Recurrent neural networks (RNNs) are neural networks designed to analyze sequences of inputs, which traditional feed-forward neural networks are not good at modeling. Text comprehension, translation, motor control and speech are all instances of problems where either the input or the output (or both) is a sequence. Depending on the problem, the sequences can be of arbitrary length and have complex time dependencies.
RNNs are built on the same computational unit as feed forward nets (neurons), but differ in the architecture of how these neurons are connected to one another. In feed forward neural networks, information flows unidirectionally from input units to output units. In particular, there are no cycles in the neural network. In RNNs, cycles are allowed. In fact, neurons are even allowed to be connected to themselves. Since the previous vector of activities is used to compute the vector of activities in each time step, RNNs are able to retain memory of previous events and utilize this memory in making decisions.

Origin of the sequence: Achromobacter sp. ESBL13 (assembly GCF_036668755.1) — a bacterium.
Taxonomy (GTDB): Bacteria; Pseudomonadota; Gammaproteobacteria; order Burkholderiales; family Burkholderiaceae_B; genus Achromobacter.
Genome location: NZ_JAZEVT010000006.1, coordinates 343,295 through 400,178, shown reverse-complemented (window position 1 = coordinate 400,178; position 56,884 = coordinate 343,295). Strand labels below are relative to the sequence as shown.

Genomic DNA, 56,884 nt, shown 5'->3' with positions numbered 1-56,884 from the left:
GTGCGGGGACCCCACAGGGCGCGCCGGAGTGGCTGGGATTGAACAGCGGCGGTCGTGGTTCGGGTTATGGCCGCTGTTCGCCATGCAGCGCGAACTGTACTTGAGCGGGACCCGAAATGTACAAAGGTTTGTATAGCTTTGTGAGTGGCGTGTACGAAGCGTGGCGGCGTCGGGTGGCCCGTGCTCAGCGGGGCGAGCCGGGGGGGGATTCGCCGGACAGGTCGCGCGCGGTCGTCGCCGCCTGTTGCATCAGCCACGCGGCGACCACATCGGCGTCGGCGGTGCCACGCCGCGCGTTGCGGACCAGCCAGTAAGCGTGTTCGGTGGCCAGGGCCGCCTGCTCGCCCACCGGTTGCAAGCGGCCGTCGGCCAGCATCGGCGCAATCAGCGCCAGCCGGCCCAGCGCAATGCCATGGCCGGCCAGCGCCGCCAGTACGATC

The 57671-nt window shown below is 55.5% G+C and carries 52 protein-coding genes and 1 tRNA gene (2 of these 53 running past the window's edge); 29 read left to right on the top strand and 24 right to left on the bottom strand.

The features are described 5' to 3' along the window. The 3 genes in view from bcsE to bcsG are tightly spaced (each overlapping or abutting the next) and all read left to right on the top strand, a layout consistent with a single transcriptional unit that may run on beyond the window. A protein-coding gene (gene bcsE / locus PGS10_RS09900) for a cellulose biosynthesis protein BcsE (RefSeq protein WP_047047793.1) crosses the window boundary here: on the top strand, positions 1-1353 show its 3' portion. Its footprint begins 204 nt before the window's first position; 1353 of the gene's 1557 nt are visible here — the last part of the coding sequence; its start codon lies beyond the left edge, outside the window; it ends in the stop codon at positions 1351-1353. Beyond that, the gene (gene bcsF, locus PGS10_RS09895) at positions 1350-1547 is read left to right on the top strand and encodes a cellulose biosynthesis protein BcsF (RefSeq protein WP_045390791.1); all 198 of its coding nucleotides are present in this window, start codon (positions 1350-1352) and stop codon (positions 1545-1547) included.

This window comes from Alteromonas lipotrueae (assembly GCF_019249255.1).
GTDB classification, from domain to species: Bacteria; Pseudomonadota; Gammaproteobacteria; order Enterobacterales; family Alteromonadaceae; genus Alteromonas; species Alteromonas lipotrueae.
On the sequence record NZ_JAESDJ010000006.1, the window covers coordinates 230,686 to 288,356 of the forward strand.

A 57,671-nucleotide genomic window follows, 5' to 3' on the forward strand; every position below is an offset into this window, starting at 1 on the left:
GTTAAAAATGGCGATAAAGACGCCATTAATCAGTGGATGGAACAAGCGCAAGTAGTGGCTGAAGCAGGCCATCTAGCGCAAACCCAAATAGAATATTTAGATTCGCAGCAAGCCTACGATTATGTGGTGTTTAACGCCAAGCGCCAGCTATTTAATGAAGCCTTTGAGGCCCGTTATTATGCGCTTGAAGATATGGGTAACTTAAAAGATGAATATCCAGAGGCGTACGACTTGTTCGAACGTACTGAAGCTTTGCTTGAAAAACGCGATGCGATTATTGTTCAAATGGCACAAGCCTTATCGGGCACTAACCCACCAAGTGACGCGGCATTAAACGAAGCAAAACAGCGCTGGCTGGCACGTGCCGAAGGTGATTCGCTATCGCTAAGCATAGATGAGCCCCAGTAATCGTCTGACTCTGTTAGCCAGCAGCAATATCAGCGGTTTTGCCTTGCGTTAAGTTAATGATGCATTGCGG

Feed-forward NN (left) vs Recurrent NN (right). In RNNs, cyclic connections are allowed, including self connections.